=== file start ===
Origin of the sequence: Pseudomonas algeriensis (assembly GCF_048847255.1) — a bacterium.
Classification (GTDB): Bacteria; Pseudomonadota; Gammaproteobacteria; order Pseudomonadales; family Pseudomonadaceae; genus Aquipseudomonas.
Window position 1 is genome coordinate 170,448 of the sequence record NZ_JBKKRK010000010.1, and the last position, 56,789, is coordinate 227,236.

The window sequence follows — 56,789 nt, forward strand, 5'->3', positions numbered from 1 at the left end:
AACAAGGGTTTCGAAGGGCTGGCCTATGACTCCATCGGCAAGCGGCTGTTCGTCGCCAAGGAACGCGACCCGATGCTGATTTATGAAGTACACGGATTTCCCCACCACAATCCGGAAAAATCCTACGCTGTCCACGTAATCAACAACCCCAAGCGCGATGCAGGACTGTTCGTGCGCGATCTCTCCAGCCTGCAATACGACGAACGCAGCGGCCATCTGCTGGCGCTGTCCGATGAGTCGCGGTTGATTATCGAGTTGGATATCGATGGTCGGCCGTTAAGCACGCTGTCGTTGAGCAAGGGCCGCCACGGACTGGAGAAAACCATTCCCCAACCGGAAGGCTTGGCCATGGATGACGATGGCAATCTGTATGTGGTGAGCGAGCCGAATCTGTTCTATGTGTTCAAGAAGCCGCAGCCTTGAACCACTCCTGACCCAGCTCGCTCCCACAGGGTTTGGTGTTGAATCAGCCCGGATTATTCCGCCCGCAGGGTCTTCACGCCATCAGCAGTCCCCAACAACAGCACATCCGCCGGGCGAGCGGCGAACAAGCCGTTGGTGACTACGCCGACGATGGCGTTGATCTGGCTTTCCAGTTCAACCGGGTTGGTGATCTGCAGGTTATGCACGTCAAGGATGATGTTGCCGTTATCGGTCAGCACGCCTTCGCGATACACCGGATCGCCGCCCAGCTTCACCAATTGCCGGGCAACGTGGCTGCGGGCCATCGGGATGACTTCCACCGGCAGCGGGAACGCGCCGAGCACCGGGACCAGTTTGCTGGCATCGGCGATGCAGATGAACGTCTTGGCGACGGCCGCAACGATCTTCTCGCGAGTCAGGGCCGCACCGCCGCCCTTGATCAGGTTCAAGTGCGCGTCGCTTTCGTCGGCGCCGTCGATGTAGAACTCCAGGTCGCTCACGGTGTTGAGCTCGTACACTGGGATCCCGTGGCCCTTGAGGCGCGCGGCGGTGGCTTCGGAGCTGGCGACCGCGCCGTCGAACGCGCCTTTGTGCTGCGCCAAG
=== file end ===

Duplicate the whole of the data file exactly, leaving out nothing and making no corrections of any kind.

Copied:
Origin of the sequence: Pseudomonas algeriensis (assembly GCF_048847255.1) — a bacterium.
Classification (GTDB): Bacteria; Pseudomonadota; Gammaproteobacteria; order Pseudomonadales; family Pseudomonadaceae; genus Aquipseudomonas.
Window position 1 is genome coordinate 170,448 of the sequence record NZ_JBKKRK010000010.1, and the last position, 56,789, is coordinate 227,236.

The window sequence follows — 56,789 nt, forward strand, 5'->3', positions numbered from 1 at the left end:
AACAAGGGTTTCGAAGGGCTGGCCTATGACTCCATCGGCAAGCGGCTGTTCGTCGCCAAGGAACGCGACCCGATGCTGATTTATGAAGTACACGGATTTCCCCACCACAATCCGGAAAAATCCTACGCTGTCCACGTAATCAACAACCCCAAGCGCGATGCAGGACTGTTCGTGCGCGATCTCTCCAGCCTGCAATACGACGAACGCAGCGGCCATCTGCTGGCGCTGTCCGATGAGTCGCGGTTGATTATCGAGTTGGATATCGATGGTCGGCCGTTAAGCACGCTGTCGTTGAGCAAGGGCCGCCACGGACTGGAGAAAACCATTCCCCAACCGGAAGGCTTGGCCATGGATGACGATGGCAATCTGTATGTGGTGAGCGAGCCGAATCTGTTCTATGTGTTCAAGAAGCCGCAGCCTTGAACCACTCCTGACCCAGCTCGCTCCCACAGGGTTTGGTGTTGAATCAGCCCGGATTATTCCGCCCGCAGGGTCTTCACGCCATCAGCAGTCCCCAACAACAGCACATCCGCCGGGCGAGCGGCGAACAAGCCGTTGGTGACTACGCCGACGATGGCGTTGATCTGGCTTTCCAGTTCAACCGGGTTGGTGATCTGCAGGTTATGCACGTCAAGGATGATGTTGCCGTTATCGGTCAGCACGCCTTCGCGATACACCGGATCGCCGCCCAGCTTCACCAATTGCCGGGCAACGTGGCTGCGGGCCATCGGGATGACTTCCACCGGCAGCGGGAACGCGCCGAGCACCGGGACCAGTTTGCTGGCATCGGCGATGCAGATGAACGTCTTGGCGACGGCCGCAACGATCTTCTCGCGAGTCAGGGCCGCACCGCCGCCCTTGATCAGGTTCAAGTGCGCGTCGCTTTCGTCGGCGCCGTCGATGTAGAACTCCAGGTCGCTCACGGTGTTGAGCTCGTACACTGGGATCCCGTGGCCCTTGAGGCGCGCGGCGGTGGCTTCGGAGCTGGCGACCGCGCCGTCGAACGCGCCTTTGTGCTGCGCCAAG